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Tuberculosis: Causes, Symptoms, Diagnosis & Treatment: Fast Facts

Tuberculosis: Causes, Symptoms, Diagnosis & Treatment: Fast Facts

  • June 4, 2024
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Tuberculosis Pathophysiology

Tuberculosis (TB) is a complex infectious disease caused by the bacterium Mycobacterium tuberculosis. The pathophysiology of TB involves a series of intricate interactions between the pathogen and the host’s immune system. This article provides a detailed examination of the mechanisms underlying the development, progression, and pathology of tuberculosis.

Entry and Initial Infection

TB is primarily transmitted through airborne droplets. When an individual with active pulmonary TB coughs or sneezes, droplets containing M. tuberculosis are expelled into the air and can be inhaled by another person. Upon inhalation, the bacteria reach the alveoli of the lungs, where the infection process begins .

Primary Infection and Immune Response

In the alveoli, M. tuberculosis is phagocytosed by alveolar macrophages. However, the bacteria possess several mechanisms to evade destruction:

  • Inhibition of Phagosome-Lysosome Fusion: M. tuberculosis can prevent the fusion of phagosomes containing the bacteria with lysosomes, thereby avoiding degradation by lysosomal enzymes .
  • Survival in Macrophages: The bacteria can persist and replicate within macrophages, which serve as a protected niche .

The initial immune response involves the recruitment of more immune cells to the site of infection. Infected macrophages release cytokines and chemokines that attract other immune cells, including neutrophils, monocytes, and lymphocytes. This leads to the formation of a granuloma, a hallmark of TB infection.

Granuloma Formation

Granulomas are organized structures formed to contain the infection. They consist of infected macrophages surrounded by a ring of lymphocytes and other immune cells. The center of the granuloma may undergo necrosis, forming a caseous (cheese-like) necrotic core. Granulomas serve two main purposes:

  • Containment of Bacteria: They physically contain the bacteria, preventing their spread.
  • Localized Immune Response: They create a microenvironment for a sustained immune response .

Latent TB Infection

In most healthy individuals, the immune system successfully contains the bacteria within granulomas, leading to a latent TB infection. In this state, the bacteria are alive but dormant and the individual is asymptomatic and not contagious. However, latent TB can reactivate if the immune system becomes compromised, leading to active TB disease .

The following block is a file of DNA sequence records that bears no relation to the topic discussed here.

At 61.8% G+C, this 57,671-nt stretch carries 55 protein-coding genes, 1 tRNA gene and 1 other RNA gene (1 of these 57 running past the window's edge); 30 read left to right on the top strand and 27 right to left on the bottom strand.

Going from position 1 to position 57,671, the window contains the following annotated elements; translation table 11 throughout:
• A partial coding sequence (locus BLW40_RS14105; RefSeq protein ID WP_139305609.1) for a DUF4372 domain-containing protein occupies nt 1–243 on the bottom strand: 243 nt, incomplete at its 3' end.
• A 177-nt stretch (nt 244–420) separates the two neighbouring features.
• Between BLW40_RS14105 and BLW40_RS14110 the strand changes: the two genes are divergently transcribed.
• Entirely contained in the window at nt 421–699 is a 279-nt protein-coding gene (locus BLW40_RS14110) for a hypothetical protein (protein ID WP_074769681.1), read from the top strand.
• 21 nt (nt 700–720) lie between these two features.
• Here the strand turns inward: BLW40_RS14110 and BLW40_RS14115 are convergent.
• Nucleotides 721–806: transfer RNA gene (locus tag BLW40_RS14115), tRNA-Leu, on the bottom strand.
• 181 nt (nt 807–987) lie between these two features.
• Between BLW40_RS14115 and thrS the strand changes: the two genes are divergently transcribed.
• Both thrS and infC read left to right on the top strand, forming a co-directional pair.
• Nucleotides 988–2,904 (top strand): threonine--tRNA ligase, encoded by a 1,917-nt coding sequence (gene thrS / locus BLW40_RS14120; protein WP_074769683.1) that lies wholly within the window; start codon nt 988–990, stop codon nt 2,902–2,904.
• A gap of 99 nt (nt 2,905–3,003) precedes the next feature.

Active TB Disease

If the immune system fails to contain the infection, or if the latent bacteria reactivate, active TB disease develops. The bacteria proliferate, causing extensive tissue damage. In the lungs, this results in cavitation, where large cavities form due to the destruction of lung tissue. Active TB is characterized by the following:

  • Persistent Cough: Often producing sputum, which may be bloody.
  • Fever and Night Sweats: Due to the systemic inflammatory response.
  • Weight Loss and Fatigue: Resulting from chronic inflammation and catabolic processes .

Extrapulmonary TB

While TB primarily affects the lungs, it can spread to other parts of the body through the bloodstream or lymphatic system, leading to extrapulmonary TB. Common sites include:

  • Lymph Nodes: Leading to lymphadenitis.
  • Pleura: Causing pleuritis or pleural effusion.
  • Bones and Joints: Resulting in osteomyelitis or arthritis.
  • Central Nervous System: Leading to meningitis.
  • Genitourinary System: Affecting the kidneys and reproductive organs .

Immune Evasion and Persistence

M. tuberculosis has evolved several strategies to evade the host immune system and persist within the host:

  • Cell Wall Components: The lipid-rich cell wall of M. tuberculosis provides resistance to desiccation and chemical damage.
  • Secretion Systems: The bacteria use specialized secretion systems to manipulate host cell processes and inhibit immune responses .